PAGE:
While much of the Northeast was still digging out following last weekend’s Winter Storm Jonas, warmer temps on the horizon for much of the country tugged physical natural gas prices for Thursday delivery into the red. Over in the futures arena, February natural gas — on expiration day –made it six consecutive closes in the black to go off the board at $2.189, up nine-tenths of a penny from Tuesday’s finish.

The March contract, which now assumes prompt status, closed Wednesday’s regular session at $2.157, down one-tenth of a penny.

The February contract’s finish on a six-session bull run could very well have been aided by market anticipation of Thursday’s fresh natural gas storage data, which is expected to reveal the season’s first 200 Bcf-plus withdrawal.

Over in the cash market, most individual point losses were in the 1- to 5-cent range, as warm ups were expected in pockets across the country. NGI‘s National Spot Gas Average dropped 4 cents from Tuesday to $2.14.

In the West, SoCal Citygate and PG&E Citygate were neck and neck with 4-cent and 6-cent declines to $2.44 and $2.46, respectively, while in the Rockies, Kern River and White River Hub dropped 5 cents and 3 cents, respectively, to average $2.06 apiece.

The Northeast region saw some significant drops in price as thawing continued. Algonquin Citygate on Wednesday for Thursday delivery plummeted 65 cents to average $3.52, while Tennessee Zone 6 200 L sliced 40 cents from the previous day to average $3.50.Transco Zone 6-NY dropped 9 cents to $2.43.

As for fundamentals, Genscape Inc.’s Rick Margolin, senior analyst — natural gas, sees a number of factors lining up for natural gas price bears. In an analysis released Wednesday, Margolin said Lower 48 natural gas production levels are recovering and the eastern gas demand situation going forward is expected to wane. However, he noted that Winter Storm Jonas failed to crimp demand as had been expected.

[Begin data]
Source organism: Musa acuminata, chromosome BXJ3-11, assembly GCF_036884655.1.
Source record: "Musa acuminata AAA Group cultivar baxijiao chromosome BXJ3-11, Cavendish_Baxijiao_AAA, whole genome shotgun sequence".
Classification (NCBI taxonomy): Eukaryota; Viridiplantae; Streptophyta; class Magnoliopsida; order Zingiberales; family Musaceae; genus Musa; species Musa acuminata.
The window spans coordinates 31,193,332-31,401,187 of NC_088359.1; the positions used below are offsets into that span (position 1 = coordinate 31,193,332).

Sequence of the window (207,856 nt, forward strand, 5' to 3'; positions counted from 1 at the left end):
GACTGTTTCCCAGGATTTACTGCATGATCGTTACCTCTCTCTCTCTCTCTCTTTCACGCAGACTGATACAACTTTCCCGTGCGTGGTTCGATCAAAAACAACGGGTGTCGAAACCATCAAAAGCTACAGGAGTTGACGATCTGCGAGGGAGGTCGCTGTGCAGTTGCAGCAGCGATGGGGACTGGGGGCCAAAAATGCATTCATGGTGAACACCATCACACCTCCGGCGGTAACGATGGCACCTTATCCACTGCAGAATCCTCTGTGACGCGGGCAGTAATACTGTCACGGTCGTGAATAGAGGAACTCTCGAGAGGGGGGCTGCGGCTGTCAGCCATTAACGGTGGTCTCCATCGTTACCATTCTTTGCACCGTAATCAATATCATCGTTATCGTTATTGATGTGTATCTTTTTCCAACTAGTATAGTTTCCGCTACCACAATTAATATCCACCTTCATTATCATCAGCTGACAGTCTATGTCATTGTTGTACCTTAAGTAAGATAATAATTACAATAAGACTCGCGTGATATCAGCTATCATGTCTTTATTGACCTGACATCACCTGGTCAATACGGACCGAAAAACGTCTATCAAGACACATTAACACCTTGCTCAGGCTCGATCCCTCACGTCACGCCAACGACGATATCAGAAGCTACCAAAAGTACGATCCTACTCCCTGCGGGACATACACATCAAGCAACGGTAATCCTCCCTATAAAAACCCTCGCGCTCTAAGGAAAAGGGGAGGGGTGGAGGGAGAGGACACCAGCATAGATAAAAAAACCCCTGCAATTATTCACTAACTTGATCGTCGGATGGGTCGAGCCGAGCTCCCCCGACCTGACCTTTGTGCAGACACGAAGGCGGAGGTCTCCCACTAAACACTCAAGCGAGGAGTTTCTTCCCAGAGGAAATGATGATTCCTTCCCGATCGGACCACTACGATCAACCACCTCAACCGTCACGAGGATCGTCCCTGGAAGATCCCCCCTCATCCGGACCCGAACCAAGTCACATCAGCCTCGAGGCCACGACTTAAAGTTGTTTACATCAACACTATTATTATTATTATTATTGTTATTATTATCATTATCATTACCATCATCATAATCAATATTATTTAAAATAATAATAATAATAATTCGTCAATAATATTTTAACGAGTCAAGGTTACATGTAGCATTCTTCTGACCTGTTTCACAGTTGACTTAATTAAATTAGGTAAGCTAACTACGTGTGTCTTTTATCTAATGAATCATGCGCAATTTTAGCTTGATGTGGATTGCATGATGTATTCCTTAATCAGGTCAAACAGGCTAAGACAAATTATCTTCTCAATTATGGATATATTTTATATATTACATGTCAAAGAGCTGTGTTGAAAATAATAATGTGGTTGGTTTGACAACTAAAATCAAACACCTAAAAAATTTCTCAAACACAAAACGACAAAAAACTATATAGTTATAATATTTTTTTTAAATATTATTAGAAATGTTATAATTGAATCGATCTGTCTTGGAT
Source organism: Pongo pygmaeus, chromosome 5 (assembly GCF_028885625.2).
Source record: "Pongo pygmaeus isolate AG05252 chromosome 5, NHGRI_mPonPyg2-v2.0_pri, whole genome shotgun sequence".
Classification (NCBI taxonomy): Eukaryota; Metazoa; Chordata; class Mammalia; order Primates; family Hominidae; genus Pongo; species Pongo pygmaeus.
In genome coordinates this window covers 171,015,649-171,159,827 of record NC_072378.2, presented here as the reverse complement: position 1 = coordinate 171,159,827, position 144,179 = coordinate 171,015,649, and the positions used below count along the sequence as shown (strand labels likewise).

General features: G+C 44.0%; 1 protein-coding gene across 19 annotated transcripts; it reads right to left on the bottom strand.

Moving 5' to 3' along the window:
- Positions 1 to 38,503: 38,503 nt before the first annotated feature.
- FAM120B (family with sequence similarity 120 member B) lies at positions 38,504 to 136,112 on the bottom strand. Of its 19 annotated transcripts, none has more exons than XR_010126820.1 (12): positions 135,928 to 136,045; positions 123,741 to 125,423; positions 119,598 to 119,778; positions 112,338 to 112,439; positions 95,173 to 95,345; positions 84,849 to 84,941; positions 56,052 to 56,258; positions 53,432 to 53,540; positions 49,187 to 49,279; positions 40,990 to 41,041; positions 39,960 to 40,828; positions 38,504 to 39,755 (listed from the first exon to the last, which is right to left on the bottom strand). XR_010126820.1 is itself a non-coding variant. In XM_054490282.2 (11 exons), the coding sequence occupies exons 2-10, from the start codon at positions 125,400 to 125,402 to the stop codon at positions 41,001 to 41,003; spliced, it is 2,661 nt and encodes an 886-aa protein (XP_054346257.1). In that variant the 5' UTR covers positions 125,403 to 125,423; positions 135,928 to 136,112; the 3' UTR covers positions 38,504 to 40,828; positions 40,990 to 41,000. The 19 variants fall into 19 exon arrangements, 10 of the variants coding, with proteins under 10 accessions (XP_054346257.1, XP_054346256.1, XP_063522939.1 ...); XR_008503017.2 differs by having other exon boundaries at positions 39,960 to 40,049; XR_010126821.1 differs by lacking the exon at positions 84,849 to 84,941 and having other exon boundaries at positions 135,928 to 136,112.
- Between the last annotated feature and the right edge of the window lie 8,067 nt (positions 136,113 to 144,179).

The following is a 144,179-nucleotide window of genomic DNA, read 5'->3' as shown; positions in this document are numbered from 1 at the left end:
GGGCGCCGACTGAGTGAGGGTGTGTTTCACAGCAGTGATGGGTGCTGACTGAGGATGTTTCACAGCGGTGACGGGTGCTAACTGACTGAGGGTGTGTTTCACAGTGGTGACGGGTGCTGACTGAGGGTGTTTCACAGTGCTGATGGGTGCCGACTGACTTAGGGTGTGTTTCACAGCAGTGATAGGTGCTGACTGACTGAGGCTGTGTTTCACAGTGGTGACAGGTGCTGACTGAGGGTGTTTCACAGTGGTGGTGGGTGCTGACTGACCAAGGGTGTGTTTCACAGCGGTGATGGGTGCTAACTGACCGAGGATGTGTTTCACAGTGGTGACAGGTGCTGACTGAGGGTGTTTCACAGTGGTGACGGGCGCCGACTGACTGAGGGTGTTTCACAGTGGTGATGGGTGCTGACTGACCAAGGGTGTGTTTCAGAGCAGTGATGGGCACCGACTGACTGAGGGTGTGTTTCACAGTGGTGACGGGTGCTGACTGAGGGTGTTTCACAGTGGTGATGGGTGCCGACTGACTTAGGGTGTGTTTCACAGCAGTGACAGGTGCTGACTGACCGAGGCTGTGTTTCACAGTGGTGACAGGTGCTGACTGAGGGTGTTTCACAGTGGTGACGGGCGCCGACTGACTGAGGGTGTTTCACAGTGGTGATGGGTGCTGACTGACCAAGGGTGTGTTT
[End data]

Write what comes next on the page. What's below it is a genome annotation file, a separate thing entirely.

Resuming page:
“Lower 48 dry gas production has been slowly rebounding from mid-December, though [Wednesday’s] estimated flows have retrenched slightly,” Margolin wrote in Genscape’s Natural Gas Basis commentary. “Spring Rock’s Daily Pipe Flow estimate has [Tuesday’s] production just over 72.35 Bcf/d, its highest level in 46 days.” The estimate Wednesday “has fallen back, though, coming in 0.32 Bcf/d lower. Nearly every region is showing declines, though the largest (0.19 Bcf/d DOD) are in the East. Each sub-region there is showing declines. As with last week, there are disruptions to volumes hitting Tennessee from the Utica East Ohio Kensington Dehy plant, where [Wednesday] noms are down 80 MMcf/d DOD and are 110 MMcf/d below the 30-day average.”

He added that TETCO receipts from two separate Regency points were at zero for a second day in a row, down a total 170 MMcf/d from the 30-day average. Down south in the Gulf of Mexico, Destin volumes from Delta House were down nearly 90 MMcf/d DOD and 170 MMcf/d below the 30-day average.

Also on the bearish side of the ledger is that the outlook for demand in eastern markets is weakening as weather models continue trending warmer. Genscape’s population-weighted heating degree day forecasts for New England, Appalachia, Southeast/Mid-Atlantic (SEMA), and the Midwest are all calling for above-normal and progressively warming temperatures well into the first week of February.